snapshot of score of Hall of Mirrors V

Hall of Mirrors

for chamber orchestra — 2016–20??

Back in the 1990s I generated some raw material from my Fractal Music program for the Atari ST (of fond memory), and left it kicking around in a drawer. It’s finally surfaced and is morphing into Hall of Mirrors, a fairly major five movement work for chamber orchestra, starting with the last movement. I’m grateful to Laurence Glazier, my collaborator on Fractal Music, for the title.

When the aforementioned raw material first emerged, I manipulated it in a number of ways, the details of which are long since forgotten, unfortunately (though I can confidently say that there is not a single ‘mirror form’ in the traditional sense — retrograde, inversion, etc. — anywhere to be found). Fractal Music produces monophonic lines of notes varying in pitch, duration and dynamic level, with varying rests in between phrases. From this, somehow, I derived three basic types of material, all monophonic: simple melodic lines, often quite slow and drawn-out; rapid flurries of notes (which I think of as ‘aggregates’ in a nod to the great Conlon Nancarrow) which interrupt the melodic lines; and regularly repeated phrases or, often, single notes. The tracks are in pairs, with the slow lines interrupted by aggregates on one track, and the repetitive material on the other. There are six such pairs. The twelve tracks are not all playing all the time however — the pairs of tracks enter in succession, building up in density towards the centre of the piece, then drop out in reverse order towards the end.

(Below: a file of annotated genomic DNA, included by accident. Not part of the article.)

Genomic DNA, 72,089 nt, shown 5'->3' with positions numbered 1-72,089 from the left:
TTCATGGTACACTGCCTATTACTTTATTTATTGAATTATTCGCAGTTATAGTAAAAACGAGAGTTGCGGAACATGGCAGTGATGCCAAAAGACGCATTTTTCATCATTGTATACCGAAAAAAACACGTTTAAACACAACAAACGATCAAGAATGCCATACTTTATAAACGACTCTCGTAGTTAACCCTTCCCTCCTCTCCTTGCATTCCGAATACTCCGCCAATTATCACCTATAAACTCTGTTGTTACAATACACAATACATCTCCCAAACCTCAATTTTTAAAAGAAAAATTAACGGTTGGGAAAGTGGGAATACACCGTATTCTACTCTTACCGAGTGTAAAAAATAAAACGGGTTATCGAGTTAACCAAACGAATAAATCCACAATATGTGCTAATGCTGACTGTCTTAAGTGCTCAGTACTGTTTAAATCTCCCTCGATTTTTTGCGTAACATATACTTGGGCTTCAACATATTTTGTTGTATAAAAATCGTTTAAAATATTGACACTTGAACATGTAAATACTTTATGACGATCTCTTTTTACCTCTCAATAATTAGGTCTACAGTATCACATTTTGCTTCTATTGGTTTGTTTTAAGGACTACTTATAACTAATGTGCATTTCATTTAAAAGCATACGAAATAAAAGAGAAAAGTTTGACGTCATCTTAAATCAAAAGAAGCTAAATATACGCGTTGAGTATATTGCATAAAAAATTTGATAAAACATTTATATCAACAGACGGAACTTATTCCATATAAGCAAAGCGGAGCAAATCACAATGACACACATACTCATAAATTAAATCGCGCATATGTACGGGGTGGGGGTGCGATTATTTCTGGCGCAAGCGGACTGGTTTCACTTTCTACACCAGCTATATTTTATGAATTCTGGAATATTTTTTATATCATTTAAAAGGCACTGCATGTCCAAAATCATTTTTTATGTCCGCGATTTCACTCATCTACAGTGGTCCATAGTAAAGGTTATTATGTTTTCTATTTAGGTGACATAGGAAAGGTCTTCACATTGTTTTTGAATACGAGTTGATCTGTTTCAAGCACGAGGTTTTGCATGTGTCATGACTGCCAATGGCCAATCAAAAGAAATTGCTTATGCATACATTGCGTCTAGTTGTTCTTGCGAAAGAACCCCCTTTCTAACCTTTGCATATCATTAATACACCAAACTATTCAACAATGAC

That, at least, is how the final 9-minute movement (the second longest) works, the composition of which is now complete, with a MIDI recording presented here. Movement I will use all the same material, but organised differently into a somewhat longer movement (about 12 minutes) — though there is a short passage in the middle, where the tracks of repeated material are temporarily silent, which matches a central chunk of movement V exactly… at least, it does in the raw material, though the end result may well be different. The middle three movements are all much shorter, a minute or two each, and will consist of different elements extracted from the main material: II and IV use different lots of the repeated elements and III is only aggregates. As you can probably tell, this is very much a work in progress!

My Grand Plan for this work is that movement I would begin a concert programme and movement V would end it, with the other three being played contiguously somewhere in the middle, perhaps in between works by other composers. Either of the outer movements could also be regarded as a stand-alone work, as could the middle three as a little suite.

As it stands, this is extremely dense and complex in places and, while completely faithful to the original material, probably unplayable by humans, so a performance version achieved by various compromises may follow at some point. Even so, it’s likely to require a truly top-level virtuosic ensemble to play it with any accuracy.

Score extract (PDF)


Performances / broadcasts / ‘real’ recordings

Listen to MIDI version (8:58)